After doing over 100 infrastructure assessments with Fortune 1000 companies, the severity and number of organizational related issues were a big surprise to me and others with whom I discussed this subject. Without a doubt, it's the biggest problem with network computing, and deserves top billing. The problems with the IT infrastructure support and infrastructure development organizations are overwhelming—not to mention mind-boggling—especially because so many of them are directly or indirectly affected by the organization structure.
The DORG (disaster organization) award is a designation I give to organizations that have intrinsic problems caused by the way they're structured and the limitations they place on the people in the organization. This article describes the way that many organizations are structured today, and freely hands out DORG awards.
Current Organizational Structures
The organizational structure shown in Figure 1 is my personal favorite and receives the first DORG.
Figure 1 The infrastructure split in half.
Splitting the infrastructure in half between development (implementing processes and technology) and support (that's production supportÑfull-time problem resolution) is by far the worst structure I've seen. It causes the following issues:
Security privileges are shared. Security privileges on production machines can NEVER be shared between infrastructure groups.
Why would any senior technician want to provide production support rather than test and implement the latest and greatest technology?
Responsibilities overlap when the organization is split.
It's difficult to turn over projects to support, especially since these projects were initiated and implemented in other organizations.
Problem management becomes difficultÑpeople go to the expert for faster resolution.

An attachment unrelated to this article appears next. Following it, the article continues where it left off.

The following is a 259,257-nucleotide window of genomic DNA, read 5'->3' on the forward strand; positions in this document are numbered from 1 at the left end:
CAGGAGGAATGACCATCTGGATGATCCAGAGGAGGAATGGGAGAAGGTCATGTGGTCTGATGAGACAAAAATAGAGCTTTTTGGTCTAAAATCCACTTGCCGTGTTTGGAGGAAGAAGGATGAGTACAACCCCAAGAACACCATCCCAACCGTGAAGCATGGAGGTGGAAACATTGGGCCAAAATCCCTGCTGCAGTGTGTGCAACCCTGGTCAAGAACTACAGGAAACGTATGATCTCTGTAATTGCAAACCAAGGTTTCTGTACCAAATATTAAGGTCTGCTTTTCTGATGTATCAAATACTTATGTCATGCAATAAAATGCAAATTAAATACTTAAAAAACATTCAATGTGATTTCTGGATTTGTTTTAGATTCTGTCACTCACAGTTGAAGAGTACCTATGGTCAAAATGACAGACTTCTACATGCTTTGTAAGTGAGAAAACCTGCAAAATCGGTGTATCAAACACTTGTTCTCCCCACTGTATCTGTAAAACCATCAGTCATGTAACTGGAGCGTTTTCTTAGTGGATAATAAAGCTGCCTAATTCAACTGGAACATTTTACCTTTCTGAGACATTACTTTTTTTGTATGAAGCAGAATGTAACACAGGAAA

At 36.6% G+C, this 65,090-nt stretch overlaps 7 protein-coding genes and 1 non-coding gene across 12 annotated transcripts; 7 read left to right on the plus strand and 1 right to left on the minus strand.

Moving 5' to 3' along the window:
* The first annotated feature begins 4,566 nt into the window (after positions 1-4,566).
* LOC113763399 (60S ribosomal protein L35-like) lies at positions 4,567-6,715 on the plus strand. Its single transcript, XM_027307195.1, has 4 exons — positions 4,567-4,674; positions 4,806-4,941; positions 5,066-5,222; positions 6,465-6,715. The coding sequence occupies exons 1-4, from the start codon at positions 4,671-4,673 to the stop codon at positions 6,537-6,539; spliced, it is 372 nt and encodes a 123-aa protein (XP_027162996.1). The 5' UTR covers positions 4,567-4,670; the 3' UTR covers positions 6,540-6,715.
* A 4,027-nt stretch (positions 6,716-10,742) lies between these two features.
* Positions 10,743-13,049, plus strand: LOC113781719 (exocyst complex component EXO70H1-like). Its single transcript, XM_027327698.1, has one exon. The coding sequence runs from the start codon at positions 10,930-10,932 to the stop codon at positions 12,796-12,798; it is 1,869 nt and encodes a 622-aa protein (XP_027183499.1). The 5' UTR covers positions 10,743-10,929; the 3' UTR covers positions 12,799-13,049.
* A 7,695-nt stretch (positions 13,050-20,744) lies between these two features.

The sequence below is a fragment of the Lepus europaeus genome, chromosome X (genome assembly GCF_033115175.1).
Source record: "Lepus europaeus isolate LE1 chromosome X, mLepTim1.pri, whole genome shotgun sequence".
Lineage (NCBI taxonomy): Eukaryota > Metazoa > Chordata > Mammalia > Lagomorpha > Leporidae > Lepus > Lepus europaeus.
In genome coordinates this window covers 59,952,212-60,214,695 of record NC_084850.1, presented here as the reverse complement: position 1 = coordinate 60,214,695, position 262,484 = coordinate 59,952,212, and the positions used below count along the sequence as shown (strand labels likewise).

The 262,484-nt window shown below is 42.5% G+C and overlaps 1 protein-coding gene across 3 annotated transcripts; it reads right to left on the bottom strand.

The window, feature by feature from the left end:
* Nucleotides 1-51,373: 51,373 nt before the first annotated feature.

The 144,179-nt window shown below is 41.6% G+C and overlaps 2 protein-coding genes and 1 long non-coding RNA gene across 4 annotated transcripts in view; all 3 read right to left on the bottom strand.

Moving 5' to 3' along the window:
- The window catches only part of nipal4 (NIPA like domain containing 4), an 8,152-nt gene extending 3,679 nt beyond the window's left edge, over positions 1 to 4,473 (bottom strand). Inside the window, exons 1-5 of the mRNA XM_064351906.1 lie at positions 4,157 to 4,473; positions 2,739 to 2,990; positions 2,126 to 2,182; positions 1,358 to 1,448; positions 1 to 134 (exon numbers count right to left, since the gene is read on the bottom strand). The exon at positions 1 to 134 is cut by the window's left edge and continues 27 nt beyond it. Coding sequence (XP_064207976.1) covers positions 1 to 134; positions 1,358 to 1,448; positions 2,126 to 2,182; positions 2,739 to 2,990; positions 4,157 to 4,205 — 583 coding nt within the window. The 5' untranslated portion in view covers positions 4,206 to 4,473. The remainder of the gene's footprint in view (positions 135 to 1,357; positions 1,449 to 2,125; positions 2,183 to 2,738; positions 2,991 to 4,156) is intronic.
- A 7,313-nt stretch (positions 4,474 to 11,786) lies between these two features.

Duplication of system management efforts.
Communication issues are worse than before.
You can tell that this idea came from someone in management whose career didn't evolve from the bowels of the data center, or from someone who never headed up a large infrastructure group. If you've been in the industry and had the opportunity to know at least a handful of IT shops, you know that an increasing number of IT executives are appointed to their posts because top management thinks they've done well in other parts of the company. The net effect is that while IT requirements are growing dramatically, some IT executives lack the expertise to really know how an IT organization works.
But the thought behind this structure had some merit. The IT executives knew they had to focus on implementing processes and tools for their computing environment, but they forgot about the biggest and most important part of the equationÑthe people aspect. If you were a technical person, what would you like your role to be labeled: Production Support or Infrastructure Development? I'll answer that one for you. All technical personnel would rather play with the latest widget and gadget than provide around-the-clock support.
There should be a happy medium, and the answer is simple: Have just one infrastructure organization, structured to provide three levels of technical support. This should be done for the network, desktop, and data center. The following list identifies the three levels of support and the percentage of time required for each of the major job functions.
20% problem resolution
75% problem resolution
25% architecture development and technology analysis
80% architecture development and technology analysis
20% problem resolution
I recommend that you have one infrastructure group. Say no more.